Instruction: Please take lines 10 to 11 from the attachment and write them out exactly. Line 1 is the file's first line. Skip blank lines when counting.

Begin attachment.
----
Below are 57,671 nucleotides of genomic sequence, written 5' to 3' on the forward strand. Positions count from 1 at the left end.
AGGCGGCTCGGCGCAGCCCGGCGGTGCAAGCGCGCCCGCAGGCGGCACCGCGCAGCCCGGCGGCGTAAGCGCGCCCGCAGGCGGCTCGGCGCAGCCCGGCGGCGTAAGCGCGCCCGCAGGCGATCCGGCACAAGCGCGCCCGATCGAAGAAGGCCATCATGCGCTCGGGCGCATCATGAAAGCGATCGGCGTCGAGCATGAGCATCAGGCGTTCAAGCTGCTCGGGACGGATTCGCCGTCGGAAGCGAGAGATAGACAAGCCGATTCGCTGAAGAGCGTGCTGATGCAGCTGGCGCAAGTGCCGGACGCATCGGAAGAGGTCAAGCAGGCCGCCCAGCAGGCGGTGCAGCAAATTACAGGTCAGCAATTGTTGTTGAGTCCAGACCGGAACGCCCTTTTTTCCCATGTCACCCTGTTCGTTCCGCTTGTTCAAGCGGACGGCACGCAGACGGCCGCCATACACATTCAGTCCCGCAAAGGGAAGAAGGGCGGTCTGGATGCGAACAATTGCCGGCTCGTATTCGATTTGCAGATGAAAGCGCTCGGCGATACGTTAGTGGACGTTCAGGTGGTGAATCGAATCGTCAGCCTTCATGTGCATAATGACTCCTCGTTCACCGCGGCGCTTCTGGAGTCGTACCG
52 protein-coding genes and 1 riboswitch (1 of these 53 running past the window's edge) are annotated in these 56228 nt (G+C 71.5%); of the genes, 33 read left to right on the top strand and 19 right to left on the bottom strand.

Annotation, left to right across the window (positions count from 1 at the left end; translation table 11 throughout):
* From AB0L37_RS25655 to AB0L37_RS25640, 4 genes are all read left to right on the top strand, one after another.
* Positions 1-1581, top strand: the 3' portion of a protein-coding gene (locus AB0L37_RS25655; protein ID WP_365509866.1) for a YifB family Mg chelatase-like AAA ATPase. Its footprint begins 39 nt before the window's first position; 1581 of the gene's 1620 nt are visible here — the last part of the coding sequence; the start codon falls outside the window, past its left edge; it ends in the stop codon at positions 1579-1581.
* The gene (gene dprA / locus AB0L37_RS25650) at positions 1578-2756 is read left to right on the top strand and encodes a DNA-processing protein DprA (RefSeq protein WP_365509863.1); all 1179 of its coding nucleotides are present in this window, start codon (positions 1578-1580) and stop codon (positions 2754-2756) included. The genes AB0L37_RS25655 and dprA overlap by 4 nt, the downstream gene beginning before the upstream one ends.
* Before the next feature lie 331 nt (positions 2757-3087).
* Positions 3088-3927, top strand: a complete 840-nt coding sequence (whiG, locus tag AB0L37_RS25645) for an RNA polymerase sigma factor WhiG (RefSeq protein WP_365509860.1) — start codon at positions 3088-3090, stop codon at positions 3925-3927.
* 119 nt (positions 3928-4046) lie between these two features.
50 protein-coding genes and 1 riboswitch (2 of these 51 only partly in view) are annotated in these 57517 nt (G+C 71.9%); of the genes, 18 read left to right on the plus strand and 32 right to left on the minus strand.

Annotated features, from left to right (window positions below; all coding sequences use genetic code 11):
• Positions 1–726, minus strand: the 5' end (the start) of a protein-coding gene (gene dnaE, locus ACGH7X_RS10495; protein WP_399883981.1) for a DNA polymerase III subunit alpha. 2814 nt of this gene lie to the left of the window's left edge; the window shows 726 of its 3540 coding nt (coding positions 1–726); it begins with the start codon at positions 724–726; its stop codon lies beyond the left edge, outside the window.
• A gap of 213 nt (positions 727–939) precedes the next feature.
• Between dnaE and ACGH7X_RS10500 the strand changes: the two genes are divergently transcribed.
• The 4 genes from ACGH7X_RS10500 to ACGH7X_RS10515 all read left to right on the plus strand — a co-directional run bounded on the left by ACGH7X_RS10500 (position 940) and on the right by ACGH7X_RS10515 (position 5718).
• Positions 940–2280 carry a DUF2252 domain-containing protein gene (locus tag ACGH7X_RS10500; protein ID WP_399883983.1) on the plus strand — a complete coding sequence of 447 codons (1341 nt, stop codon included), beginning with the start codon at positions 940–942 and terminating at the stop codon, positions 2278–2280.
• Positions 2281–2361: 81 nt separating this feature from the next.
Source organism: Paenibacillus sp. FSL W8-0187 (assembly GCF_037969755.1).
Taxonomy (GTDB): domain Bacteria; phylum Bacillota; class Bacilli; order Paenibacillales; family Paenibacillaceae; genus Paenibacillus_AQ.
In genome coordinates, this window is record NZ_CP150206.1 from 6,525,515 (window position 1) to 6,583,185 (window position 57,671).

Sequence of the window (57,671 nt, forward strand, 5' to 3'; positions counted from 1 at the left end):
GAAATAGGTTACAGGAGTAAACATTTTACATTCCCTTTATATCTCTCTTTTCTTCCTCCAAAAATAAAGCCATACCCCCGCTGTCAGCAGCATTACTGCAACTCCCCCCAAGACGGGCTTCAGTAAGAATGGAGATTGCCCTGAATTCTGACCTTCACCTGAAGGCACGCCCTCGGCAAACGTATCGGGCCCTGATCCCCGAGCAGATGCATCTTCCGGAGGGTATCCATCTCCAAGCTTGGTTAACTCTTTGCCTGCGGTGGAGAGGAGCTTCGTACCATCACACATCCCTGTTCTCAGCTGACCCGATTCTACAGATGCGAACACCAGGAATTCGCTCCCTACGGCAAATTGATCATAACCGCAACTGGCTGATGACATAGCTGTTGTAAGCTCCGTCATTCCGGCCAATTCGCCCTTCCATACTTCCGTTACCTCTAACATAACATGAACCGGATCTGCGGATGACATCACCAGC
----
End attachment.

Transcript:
* 119 nt (positions 3928-4046) lie between these two features.
50 protein-coding genes and 1 riboswitch (2 of these 51 only partly in view) are annotated in these 57517 nt (G+C 71.9%); of the genes, 18 read left to right on the plus strand and 32 right to left on the minus strand.